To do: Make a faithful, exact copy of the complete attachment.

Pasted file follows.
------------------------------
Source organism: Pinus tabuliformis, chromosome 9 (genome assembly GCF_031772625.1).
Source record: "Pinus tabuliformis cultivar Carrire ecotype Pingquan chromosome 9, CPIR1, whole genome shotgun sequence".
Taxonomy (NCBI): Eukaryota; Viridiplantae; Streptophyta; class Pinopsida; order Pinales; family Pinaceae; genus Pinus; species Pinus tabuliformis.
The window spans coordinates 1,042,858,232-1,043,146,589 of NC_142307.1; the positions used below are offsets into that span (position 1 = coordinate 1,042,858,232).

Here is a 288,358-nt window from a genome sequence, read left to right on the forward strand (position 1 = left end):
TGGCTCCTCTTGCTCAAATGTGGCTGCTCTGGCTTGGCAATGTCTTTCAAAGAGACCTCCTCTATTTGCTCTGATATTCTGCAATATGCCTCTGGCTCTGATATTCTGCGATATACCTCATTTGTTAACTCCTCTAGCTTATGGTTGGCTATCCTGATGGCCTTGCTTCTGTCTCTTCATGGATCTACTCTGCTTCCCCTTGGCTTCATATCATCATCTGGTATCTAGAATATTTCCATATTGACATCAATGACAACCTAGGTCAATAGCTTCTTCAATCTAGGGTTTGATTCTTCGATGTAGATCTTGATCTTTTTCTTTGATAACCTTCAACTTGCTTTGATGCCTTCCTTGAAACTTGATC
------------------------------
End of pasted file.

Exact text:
Source organism: Pinus tabuliformis, chromosome 9 (genome assembly GCF_031772625.1).
Source record: "Pinus tabuliformis cultivar Carrire ecotype Pingquan chromosome 9, CPIR1, whole genome shotgun sequence".
Taxonomy (NCBI): Eukaryota; Viridiplantae; Streptophyta; class Pinopsida; order Pinales; family Pinaceae; genus Pinus; species Pinus tabuliformis.
The window spans coordinates 1,042,858,232-1,043,146,589 of NC_142307.1; the positions used below are offsets into that span (position 1 = coordinate 1,042,858,232).

Here is a 288,358-nt window from a genome sequence, read left to right on the forward strand (position 1 = left end):
TGGCTCCTCTTGCTCAAATGTGGCTGCTCTGGCTTGGCAATGTCTTTCAAAGAGACCTCCTCTATTTGCTCTGATATTCTGCAATATGCCTCTGGCTCTGATATTCTGCGATATACCTCATTTGTTAACTCCTCTAGCTTATGGTTGGCTATCCTGATGGCCTTGCTTCTGTCTCTTCATGGATCTACTCTGCTTCCCCTTGGCTTCATATCATCATCTGGTATCTAGAATATTTCCATATTGACATCAATGACAACCTAGGTCAATAGCTTCTTCAATCTAGGGTTTGATTCTTCGATGTAGATCTTGATCTTTTTCTTTGATAACCTTCAACTTGCTTTGATGCCTTCCTTGAAACTTGATC